• Physical dependence: People don’t feel physically or mentally healthy without the drug. They need more to get high than they originally did when they first started using Xanax. 
  • Addiction: People put Xanax at the center of their lives. They withdraw from anything that doesn’t involve Xanax. 
  • Withdrawal: When people quit abruptly, they develop serious symptoms, including seizures. 
  • Nasal damage: Some people develop holes in tissues separating one nostril from the other. Others develop chronic nosebleeds and a loss of sense of smell.
  • Increased risk of overdose: Chronic Xanax snorting can lead to tolerance, which means higher doses are needed to get high. This can lead to a Xanax overdose.

Signs of a Xanax Overdose

Snorting Xanax can increase the risk of overdose, especially if someone mixes this drug with other depressants like alcohol or opioids. Signs of a Xanax overdose may include:[6],[7]

  • Slurred speech
  • Confusion
  • Altered mental status
  • Impaired movement and coordination
  • Slowed or stopped breathing
  • Slowed or stopped heartbeat
  • Unresponsiveness
  • Coma

Most benzodiazepine overdose fatalities involve opioids. In fact, between 2019 and 2020, nearly 93% of benzodiazepine overdose fatalities included an opioid too.[8]

Treatment Options for Xanax Misuse

Treatment can help you stop misusing Xanax and build a healthy life. Your treatment plan typically follows several steps. 

Your doctor may use alternatives to Xanax to help you detox. Allowing you to achieve sobriety slowly (rather than quitting cold turkey) reduces your seizure risks. 

When you’ve gone through withdrawal and are medically stable, your doctor can start therapy programs to help you build relapse skills. There are no long-term medications to help you stay sober (as there are for people with opioid use disorders). However, professional treatment in an inpatient or outpatient program—as well as ongoing therapy—can help you learn how to gain control of your Xanax misuse and avoid relapse.

Frequently Asked Questions

We’ve compiled some of the most frequently asked questions about crushing and snorting Xanax.

Why do people crush and snort Xanax?

People crush and snort Xanax to get high. This method puts all the power of the pills into effect in seconds.

How do I know if someone is misusing Xanax?

People who abuse Xanax are often sedated for no explainable reason. They may also shop for doctors to write prescriptions or visit dealers to buy drugs.

What should I do if someone is misusing Xanax?

If you think someone is misusing drugs, ask them. Tell them the signs and symptoms you’ve seen. Explain why you’re worried. Offer to help them explore treatment options. Your kindness could be key to helping stop the cycle of drug misuse.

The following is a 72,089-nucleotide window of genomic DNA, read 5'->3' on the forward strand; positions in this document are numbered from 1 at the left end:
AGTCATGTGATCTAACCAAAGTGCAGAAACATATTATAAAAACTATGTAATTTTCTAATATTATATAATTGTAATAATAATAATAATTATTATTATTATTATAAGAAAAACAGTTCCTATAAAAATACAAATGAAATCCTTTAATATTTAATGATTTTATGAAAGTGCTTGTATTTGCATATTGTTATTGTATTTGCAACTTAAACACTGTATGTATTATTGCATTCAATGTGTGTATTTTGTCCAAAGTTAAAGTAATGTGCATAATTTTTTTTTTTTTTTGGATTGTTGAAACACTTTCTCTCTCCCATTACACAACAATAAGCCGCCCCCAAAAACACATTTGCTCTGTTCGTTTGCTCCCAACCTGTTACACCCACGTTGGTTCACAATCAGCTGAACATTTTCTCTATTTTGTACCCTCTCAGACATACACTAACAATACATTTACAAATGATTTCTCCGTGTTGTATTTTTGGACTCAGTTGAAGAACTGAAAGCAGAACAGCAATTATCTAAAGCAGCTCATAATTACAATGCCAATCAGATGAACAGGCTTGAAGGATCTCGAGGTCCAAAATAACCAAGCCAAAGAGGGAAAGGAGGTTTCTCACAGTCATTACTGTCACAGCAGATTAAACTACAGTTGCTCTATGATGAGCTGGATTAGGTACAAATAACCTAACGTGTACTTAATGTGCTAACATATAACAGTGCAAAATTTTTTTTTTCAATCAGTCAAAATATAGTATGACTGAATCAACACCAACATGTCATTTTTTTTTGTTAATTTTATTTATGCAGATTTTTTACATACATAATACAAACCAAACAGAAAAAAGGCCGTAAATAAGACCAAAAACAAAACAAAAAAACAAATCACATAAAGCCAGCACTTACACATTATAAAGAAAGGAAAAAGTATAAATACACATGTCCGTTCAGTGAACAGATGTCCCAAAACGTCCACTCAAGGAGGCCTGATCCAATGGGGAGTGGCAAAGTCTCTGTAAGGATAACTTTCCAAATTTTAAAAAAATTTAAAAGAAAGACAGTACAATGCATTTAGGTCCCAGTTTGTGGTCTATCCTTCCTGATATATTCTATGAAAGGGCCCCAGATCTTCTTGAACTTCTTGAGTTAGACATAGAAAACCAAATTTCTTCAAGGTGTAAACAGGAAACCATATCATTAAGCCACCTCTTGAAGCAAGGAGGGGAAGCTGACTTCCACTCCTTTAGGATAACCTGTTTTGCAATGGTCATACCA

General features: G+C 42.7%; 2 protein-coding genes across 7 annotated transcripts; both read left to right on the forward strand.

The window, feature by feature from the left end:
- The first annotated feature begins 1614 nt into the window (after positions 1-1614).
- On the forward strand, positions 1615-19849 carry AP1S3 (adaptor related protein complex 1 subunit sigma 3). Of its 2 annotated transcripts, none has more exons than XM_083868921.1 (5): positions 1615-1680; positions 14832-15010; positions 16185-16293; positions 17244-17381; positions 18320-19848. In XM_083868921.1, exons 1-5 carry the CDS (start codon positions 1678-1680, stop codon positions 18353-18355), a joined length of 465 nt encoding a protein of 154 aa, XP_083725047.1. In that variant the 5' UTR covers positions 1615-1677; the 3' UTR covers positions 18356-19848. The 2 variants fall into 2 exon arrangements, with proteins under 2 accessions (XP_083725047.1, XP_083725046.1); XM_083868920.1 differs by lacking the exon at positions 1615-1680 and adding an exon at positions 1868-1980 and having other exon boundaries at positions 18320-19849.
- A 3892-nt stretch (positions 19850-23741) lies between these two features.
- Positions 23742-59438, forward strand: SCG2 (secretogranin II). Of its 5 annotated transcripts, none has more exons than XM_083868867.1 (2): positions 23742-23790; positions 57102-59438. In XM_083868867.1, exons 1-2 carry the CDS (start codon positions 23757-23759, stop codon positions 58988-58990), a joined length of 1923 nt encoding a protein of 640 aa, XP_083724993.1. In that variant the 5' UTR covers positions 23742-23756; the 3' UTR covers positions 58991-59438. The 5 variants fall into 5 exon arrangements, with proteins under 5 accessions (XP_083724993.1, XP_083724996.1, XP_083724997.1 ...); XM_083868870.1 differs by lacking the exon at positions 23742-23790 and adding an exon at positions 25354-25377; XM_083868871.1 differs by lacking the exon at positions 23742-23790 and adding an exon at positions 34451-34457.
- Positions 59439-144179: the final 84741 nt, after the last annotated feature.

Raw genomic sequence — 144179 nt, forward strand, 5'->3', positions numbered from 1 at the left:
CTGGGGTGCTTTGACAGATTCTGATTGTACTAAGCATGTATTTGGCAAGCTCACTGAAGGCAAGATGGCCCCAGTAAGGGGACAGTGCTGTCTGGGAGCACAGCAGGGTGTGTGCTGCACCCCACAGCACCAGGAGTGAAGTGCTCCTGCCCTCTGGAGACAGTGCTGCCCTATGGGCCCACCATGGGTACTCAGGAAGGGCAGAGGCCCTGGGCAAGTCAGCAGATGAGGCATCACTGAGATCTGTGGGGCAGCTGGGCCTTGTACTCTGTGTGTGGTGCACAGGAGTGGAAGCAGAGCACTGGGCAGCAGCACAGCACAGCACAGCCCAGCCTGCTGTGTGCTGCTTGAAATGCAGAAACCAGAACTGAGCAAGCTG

Reviewed By Peter Manza, PhD

Peter Manza, PhD received his BA in Psychology and Biology from the University of Rochester and his PhD in Integrative Neuroscience at Stony Brook University. He is currently working as a research scientist in Washington, DC. His research focuses on the role ... Read More

Sources
  1. Inhaled vs. Oral Alprazolam: Subjective, Behavioral and Cognitive Effects, and Modestly Increased Abuse Potential. Psychopharmacology. https://www.ncbi.nlm.nih.gov/pmc/articles/PMC4326558/. September 2014. Accessed May 2023.
  2. Benzodiazepine use and misuse among adults in the United States. Psychiatric Services. https://ps.psychiatryonline.org/doi/10.1176/appi.ps.201800321. 2000. Accessed May 2023.
  3. Preference for alprazolam as opposed to diazepam in benzodiazepine-dependent psychiatric inpatients. Pharmacopsychiatry. https://pubmed.ncbi.nlm.nih.gov/1971118/. 1990. Accessed May 2023.
  4. Xanax. U.S. Food and Drug Administration.. https://www.accessdata.fda.gov/drugsatfda_docs/label/2016/018276s052lbl.pdf. September 2016. Accessed June 2023.
  5. American Psychiatric Association. (2013). Diagnostic and statistical manual of mental disorders (5th ed.). https://doi.org/10.1176/appi.books.9780890425596
  6. Brett, J., Murnion, B. (2015). Management of benzodiazepine misuse and dependence. Australian Prescriber, 38(5), 152-155.
  7. National Institute on Drug Abuse. (2018, March 6). Prescription CNS depressants: Drugfacts.
  8. Centers for Disease Control and Prevention. (2021, August 26). Trends in nonfatal and fatal overdoses involving benzodiazepines-38 states and District of Columbia, 2019-2020.